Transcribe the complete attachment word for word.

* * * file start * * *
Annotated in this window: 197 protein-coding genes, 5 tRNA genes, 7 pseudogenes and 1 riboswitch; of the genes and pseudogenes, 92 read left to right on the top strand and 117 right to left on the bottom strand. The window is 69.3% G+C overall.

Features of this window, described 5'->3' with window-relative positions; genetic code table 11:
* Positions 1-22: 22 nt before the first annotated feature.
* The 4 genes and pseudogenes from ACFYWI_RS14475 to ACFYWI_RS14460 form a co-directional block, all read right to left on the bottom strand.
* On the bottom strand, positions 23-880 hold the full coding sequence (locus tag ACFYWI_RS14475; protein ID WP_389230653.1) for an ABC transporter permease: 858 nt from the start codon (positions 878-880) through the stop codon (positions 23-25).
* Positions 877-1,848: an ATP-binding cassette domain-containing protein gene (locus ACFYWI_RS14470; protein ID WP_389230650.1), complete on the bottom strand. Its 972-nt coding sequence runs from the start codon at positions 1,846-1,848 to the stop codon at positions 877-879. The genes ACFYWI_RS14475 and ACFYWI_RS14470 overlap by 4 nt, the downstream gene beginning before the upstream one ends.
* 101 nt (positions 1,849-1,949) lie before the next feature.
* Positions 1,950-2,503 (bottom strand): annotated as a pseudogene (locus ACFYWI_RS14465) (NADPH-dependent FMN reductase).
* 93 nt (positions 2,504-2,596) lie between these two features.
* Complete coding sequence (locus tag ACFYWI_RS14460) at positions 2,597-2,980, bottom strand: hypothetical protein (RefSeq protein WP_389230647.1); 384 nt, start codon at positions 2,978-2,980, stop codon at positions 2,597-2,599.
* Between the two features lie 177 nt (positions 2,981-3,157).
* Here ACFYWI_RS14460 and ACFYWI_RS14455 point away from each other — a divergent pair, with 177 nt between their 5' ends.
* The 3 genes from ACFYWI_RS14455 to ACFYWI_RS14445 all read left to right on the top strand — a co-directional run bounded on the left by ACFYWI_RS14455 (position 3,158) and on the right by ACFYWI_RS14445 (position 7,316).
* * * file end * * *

Annotated in this window: 197 protein-coding genes, 5 tRNA genes, 7 pseudogenes and 1 riboswitch; of the genes and pseudogenes, 92 read left to right on the top strand and 117 right to left on the bottom strand. The window is 69.3% G+C overall.

Features of this window, described 5'->3' with window-relative positions; genetic code table 11:
* Positions 1-22: 22 nt before the first annotated feature.
* The 4 genes and pseudogenes from ACFYWI_RS14475 to ACFYWI_RS14460 form a co-directional block, all read right to left on the bottom strand.
* On the bottom strand, positions 23-880 hold the full coding sequence (locus tag ACFYWI_RS14475; protein ID WP_389230653.1) for an ABC transporter permease: 858 nt from the start codon (positions 878-880) through the stop codon (positions 23-25).
* Positions 877-1,848: an ATP-binding cassette domain-containing protein gene (locus ACFYWI_RS14470; protein ID WP_389230650.1), complete on the bottom strand. Its 972-nt coding sequence runs from the start codon at positions 1,846-1,848 to the stop codon at positions 877-879. The genes ACFYWI_RS14475 and ACFYWI_RS14470 overlap by 4 nt, the downstream gene beginning before the upstream one ends.
* 101 nt (positions 1,849-1,949) lie before the next feature.
* Positions 1,950-2,503 (bottom strand): annotated as a pseudogene (locus ACFYWI_RS14465) (NADPH-dependent FMN reductase).
* 93 nt (positions 2,504-2,596) lie between these two features.
* Complete coding sequence (locus tag ACFYWI_RS14460) at positions 2,597-2,980, bottom strand: hypothetical protein (RefSeq protein WP_389230647.1); 384 nt, start codon at positions 2,978-2,980, stop codon at positions 2,597-2,599.
* Between the two features lie 177 nt (positions 2,981-3,157).
* Here ACFYWI_RS14460 and ACFYWI_RS14455 point away from each other — a divergent pair, with 177 nt between their 5' ends.
* The 3 genes from ACFYWI_RS14455 to ACFYWI_RS14445 all read left to right on the top strand — a co-directional run bounded on the left by ACFYWI_RS14455 (position 3,158) and on the right by ACFYWI_RS14445 (position 7,316).